The seed for the ActiveLook project was planted over 5 years ago by an in-house team of passionate innovators at MicroOLED, a leading manufacturer of organic LED display technologies and micro-optics based in Grenoble, France.
Our company is populated with highly experienced engineers, experts in micro-displays and near-eye optics, creatives who are geared towards making radical yet ambitious decisions, and inventors who enjoy tackling complex challenges and solving problems. Living and working in the French Alps, a place of rare beauty and endless outdoor pursuits, most of our team enjoys some level of sport in their off hours - cycling, running, trail running, or cross-country skiing.
At some point, we realized that the same technology available for large-scale and mission-critical situations like aeronautic deployments could be scaled down for individual use in an everyday situation, one that might demand the same benefit of real-time, in-activity information.
While some forms of augmented reality devices actually serve to distract or take the user out of their reality, for MicroOLED, our thinking was that AR makes the most sense if it keeps us more fully connected to our own real lives, and enhances them. But in order for an augmented reality integration or solution to succeed on a wide scale, we knew that a use case needed to be created which prioritized comfort, power consumption, design, and affordability.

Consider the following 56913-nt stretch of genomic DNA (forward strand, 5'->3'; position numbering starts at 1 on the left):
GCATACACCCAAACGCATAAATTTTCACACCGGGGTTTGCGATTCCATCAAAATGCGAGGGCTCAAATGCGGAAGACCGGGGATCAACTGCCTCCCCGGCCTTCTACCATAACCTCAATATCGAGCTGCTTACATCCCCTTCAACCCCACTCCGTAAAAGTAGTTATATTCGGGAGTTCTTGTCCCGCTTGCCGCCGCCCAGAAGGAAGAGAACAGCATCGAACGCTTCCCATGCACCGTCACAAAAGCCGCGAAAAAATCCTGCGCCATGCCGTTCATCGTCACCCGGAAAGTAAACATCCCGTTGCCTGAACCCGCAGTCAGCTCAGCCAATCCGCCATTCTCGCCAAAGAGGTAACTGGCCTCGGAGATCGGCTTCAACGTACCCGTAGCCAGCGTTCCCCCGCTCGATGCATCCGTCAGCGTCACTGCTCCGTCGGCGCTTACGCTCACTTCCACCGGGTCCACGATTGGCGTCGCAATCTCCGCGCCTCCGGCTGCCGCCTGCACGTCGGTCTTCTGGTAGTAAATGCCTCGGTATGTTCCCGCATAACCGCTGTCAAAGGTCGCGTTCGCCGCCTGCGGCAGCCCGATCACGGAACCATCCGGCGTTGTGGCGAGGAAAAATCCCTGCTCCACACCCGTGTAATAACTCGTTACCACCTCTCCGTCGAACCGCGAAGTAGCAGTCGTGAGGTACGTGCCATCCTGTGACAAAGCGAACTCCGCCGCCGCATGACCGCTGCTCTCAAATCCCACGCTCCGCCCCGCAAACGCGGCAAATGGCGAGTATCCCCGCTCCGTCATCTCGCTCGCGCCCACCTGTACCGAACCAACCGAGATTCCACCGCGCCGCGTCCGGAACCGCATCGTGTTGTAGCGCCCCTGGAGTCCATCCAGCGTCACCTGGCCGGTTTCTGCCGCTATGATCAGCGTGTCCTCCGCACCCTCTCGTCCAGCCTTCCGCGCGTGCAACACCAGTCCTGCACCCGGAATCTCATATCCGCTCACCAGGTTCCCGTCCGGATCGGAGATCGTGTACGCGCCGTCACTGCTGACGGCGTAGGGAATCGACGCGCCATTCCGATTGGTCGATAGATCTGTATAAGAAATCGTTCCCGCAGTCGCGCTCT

After some time, the idea emerged that elite athletes in training were an ideal group to begin developing a form of what we would come to term “light AR” for, with a near-eye display placed discretely within the lens of a pair of sunglasses, they type of which a typical endurance athlete might already normally wear. Developing and incorporating a clever bit of what we refer to as companion technology to work as a bridge, transmitting information from one device to the NED, thus ActiveLook was born in a place where outdoor activity and competitions are plentiful, built by a creative team of engineers, developers, and designers, who also happen to be some of the athletes using the technology to their personal advantage.
After several years in stealth mode, and a good deal of beta testing, the ActiveLook technology finally came online in 2021.